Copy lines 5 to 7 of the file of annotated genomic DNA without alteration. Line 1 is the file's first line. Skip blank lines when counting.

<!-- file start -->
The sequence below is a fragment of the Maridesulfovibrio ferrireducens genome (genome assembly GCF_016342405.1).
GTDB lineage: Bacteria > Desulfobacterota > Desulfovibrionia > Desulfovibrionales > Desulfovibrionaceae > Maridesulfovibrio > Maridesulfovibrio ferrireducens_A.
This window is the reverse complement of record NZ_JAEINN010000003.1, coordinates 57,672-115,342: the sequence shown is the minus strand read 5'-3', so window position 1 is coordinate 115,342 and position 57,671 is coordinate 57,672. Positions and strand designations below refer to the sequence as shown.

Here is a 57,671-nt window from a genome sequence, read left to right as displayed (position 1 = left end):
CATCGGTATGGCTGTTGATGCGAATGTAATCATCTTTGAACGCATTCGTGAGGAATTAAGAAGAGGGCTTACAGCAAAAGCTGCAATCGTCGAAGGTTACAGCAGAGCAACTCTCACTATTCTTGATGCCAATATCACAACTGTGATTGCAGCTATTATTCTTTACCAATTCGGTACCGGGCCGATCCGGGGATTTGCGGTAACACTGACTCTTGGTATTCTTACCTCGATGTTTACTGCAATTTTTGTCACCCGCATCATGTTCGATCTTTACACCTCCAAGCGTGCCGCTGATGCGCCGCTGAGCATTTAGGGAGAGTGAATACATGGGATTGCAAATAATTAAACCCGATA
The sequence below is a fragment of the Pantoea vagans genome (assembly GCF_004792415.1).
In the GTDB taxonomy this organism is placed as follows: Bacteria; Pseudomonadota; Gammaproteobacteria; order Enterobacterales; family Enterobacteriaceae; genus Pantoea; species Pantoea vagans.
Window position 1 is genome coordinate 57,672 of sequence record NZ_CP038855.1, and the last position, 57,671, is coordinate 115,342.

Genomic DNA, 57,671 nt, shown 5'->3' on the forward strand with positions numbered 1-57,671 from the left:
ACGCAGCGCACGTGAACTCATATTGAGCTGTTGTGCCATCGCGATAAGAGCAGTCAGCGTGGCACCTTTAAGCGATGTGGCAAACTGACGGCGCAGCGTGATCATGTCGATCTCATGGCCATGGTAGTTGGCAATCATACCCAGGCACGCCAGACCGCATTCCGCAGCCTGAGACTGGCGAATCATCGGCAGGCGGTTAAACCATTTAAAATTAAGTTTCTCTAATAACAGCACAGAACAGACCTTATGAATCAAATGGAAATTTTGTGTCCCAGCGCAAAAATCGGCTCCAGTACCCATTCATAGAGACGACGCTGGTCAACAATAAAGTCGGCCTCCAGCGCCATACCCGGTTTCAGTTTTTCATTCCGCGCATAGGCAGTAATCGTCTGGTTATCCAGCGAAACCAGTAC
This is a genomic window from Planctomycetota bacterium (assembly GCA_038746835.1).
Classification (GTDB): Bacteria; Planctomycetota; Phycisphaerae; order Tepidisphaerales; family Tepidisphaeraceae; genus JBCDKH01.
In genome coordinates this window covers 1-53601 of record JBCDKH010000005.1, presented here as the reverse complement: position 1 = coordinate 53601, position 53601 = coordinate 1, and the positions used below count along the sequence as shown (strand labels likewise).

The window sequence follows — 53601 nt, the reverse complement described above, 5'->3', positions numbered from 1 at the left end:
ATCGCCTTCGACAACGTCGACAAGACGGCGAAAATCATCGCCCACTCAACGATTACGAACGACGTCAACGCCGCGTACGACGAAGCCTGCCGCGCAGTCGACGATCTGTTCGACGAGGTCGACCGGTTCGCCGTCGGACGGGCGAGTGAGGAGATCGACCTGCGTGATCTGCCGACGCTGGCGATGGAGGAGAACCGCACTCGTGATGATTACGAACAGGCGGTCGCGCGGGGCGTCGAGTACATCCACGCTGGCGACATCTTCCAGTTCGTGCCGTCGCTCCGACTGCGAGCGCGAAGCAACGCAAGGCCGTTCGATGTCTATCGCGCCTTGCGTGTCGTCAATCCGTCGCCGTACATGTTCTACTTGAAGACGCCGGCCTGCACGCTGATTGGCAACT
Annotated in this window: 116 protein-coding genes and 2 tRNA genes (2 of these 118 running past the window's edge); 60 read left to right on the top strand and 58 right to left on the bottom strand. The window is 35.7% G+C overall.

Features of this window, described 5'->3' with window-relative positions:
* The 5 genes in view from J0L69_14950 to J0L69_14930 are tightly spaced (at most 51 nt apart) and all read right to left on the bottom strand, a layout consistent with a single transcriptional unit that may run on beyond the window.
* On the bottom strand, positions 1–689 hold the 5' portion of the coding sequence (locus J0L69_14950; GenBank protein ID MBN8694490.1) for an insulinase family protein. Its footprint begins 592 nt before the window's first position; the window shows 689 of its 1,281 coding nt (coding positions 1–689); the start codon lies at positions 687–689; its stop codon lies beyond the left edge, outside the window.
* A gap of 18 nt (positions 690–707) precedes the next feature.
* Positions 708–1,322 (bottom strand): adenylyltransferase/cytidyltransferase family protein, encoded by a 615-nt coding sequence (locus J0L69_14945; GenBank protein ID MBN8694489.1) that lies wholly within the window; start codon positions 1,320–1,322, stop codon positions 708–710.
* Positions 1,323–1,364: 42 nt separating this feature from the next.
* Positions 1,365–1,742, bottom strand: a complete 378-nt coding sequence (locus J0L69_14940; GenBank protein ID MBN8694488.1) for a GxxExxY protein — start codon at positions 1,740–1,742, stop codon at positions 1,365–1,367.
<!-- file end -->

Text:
CATCGGTATGGCTGTTGATGCGAATGTAATCATCTTTGAACGCATTCGTGAGGAATTAAGAAGAGGGCTTACAGCAAAAGCTGCAATCGTCGAAGGTTACAGCAGAGCAACTCTCACTATTCTTGATGCCAATATCACAACTGTGATTGCAGCTATTATTCTTTACCAATTCGGTACCGGGCCGATCCGGGGATTTGCGGTAACACTGACTCTTGGTATTCTTACCTCGATGTTTACTGCAATTTTTGTCACCCGCATCATGTTCGATCTTTACACCTCCAAGCGTGCCGCTGATGCGCCGCTGAGCATTTAGGGAGAGTGAATACATGGGATTGCAAATAATTAAACCCGATA
The sequence below is a fragment of the Pantoea vagans genome (assembly GCF_004792415.1).
In the GTDB taxonomy this organism is placed as follows: Bacteria; Pseudomonadota; Gammaproteobacteria; order Enterobacterales; family Enterobacteriaceae; genus Pantoea; species Pantoea vagans.